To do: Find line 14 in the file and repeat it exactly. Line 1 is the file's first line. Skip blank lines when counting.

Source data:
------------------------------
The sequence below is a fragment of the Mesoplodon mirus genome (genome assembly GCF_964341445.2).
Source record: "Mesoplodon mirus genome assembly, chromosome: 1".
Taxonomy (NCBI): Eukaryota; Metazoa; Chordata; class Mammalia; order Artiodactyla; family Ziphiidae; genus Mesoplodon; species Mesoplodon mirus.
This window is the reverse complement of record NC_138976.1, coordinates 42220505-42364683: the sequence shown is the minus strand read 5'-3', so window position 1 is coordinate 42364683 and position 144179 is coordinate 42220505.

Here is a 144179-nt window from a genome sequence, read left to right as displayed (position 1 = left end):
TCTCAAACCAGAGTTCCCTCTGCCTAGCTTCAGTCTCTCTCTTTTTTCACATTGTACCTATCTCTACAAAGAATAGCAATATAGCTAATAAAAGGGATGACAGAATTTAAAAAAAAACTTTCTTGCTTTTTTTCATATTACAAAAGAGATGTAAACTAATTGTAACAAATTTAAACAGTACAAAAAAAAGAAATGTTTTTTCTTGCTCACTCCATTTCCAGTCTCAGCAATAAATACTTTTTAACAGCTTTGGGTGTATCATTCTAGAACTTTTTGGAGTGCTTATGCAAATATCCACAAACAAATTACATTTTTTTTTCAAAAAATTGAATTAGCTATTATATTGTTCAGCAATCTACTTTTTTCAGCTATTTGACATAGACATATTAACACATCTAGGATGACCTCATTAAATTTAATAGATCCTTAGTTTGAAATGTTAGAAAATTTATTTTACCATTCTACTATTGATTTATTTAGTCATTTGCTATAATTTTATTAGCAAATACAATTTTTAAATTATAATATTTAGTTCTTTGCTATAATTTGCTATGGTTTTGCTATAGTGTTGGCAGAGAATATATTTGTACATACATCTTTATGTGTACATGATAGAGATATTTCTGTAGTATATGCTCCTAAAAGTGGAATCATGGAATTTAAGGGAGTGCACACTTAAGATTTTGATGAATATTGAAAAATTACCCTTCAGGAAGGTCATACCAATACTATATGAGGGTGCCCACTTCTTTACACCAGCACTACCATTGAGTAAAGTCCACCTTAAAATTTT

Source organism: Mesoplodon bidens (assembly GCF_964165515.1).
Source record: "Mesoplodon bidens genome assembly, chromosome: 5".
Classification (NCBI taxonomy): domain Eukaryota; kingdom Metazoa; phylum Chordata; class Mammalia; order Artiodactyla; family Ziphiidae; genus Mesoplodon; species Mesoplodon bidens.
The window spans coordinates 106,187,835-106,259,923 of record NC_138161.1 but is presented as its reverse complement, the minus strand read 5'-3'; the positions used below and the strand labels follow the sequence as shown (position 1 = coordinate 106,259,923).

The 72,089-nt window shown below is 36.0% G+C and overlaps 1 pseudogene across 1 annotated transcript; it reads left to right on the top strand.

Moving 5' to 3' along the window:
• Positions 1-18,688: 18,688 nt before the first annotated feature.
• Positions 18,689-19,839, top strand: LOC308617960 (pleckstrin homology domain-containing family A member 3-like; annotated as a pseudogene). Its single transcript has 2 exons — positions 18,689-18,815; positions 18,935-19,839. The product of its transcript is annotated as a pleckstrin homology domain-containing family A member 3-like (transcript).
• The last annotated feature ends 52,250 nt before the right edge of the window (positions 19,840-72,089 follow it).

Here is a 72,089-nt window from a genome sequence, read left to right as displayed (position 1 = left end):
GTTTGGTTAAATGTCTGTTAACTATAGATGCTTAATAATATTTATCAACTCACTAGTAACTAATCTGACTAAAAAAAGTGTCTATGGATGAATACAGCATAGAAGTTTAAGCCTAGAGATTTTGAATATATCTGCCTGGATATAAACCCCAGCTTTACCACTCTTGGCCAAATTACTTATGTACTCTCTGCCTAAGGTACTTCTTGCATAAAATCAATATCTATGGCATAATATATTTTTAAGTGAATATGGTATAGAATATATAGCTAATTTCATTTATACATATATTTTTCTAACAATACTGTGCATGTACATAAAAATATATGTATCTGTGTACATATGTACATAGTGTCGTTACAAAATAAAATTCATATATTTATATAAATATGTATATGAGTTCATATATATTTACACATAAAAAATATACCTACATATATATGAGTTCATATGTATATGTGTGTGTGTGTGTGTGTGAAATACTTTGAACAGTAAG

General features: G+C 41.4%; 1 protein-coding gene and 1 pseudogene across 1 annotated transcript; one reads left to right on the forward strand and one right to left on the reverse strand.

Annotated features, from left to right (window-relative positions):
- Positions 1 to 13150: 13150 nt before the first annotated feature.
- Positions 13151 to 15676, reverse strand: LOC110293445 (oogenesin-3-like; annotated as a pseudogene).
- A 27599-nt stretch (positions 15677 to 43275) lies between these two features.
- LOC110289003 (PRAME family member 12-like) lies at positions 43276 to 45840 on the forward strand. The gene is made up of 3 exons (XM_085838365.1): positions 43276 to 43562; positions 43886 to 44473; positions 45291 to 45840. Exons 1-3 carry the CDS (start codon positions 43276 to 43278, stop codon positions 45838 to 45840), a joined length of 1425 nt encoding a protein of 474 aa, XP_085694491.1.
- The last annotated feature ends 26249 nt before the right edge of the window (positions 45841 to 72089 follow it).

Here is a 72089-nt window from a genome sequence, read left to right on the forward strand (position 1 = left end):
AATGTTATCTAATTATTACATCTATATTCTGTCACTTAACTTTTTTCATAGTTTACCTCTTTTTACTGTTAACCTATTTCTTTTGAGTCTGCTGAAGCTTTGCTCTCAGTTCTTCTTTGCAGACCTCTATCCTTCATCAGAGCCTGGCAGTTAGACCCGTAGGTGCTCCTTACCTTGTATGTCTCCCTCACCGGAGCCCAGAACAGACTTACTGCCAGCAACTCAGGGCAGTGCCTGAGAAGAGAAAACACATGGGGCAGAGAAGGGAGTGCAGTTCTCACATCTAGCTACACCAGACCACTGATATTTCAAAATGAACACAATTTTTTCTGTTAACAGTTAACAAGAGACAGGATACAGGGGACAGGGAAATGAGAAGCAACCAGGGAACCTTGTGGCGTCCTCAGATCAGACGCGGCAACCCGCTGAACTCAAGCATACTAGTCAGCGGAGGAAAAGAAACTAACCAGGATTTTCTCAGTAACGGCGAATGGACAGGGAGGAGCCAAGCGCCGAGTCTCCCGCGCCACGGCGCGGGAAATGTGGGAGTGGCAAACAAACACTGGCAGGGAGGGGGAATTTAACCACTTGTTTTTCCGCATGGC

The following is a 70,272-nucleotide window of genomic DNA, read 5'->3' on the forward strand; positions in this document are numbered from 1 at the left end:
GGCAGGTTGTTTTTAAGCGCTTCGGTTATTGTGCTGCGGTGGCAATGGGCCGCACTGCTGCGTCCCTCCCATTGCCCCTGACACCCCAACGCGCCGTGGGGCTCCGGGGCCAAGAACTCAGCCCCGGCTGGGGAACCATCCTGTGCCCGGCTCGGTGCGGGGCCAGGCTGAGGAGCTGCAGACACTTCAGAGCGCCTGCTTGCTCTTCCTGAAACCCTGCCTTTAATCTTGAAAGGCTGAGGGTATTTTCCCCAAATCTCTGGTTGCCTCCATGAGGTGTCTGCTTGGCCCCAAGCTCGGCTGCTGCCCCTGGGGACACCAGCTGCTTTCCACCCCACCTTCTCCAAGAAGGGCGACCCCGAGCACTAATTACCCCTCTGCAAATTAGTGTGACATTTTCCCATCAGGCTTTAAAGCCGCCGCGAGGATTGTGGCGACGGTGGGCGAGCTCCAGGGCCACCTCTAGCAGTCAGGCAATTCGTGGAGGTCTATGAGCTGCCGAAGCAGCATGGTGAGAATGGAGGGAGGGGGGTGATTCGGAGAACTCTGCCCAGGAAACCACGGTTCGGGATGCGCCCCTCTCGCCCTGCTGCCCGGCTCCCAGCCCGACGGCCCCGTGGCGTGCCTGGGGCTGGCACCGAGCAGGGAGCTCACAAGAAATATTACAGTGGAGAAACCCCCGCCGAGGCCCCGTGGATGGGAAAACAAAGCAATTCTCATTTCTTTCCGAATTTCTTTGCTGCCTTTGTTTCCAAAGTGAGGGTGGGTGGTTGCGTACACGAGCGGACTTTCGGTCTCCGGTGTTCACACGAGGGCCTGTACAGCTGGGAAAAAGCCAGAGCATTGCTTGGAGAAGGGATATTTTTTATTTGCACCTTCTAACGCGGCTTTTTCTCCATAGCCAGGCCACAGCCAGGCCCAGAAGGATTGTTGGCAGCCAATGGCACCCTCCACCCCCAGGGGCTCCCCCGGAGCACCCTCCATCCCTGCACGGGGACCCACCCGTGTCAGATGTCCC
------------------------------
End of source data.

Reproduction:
• Positions 18,689-19,839, top strand: LOC308617960 (pleckstrin homology domain-containing family A member 3-like; annotated as a pseudogene). Its single transcript has 2 exons — positions 18,689-18,815; positions 18,935-19,839. The product of its transcript is annotated as a pleckstrin homology domain-containing family A member 3-like (transcript).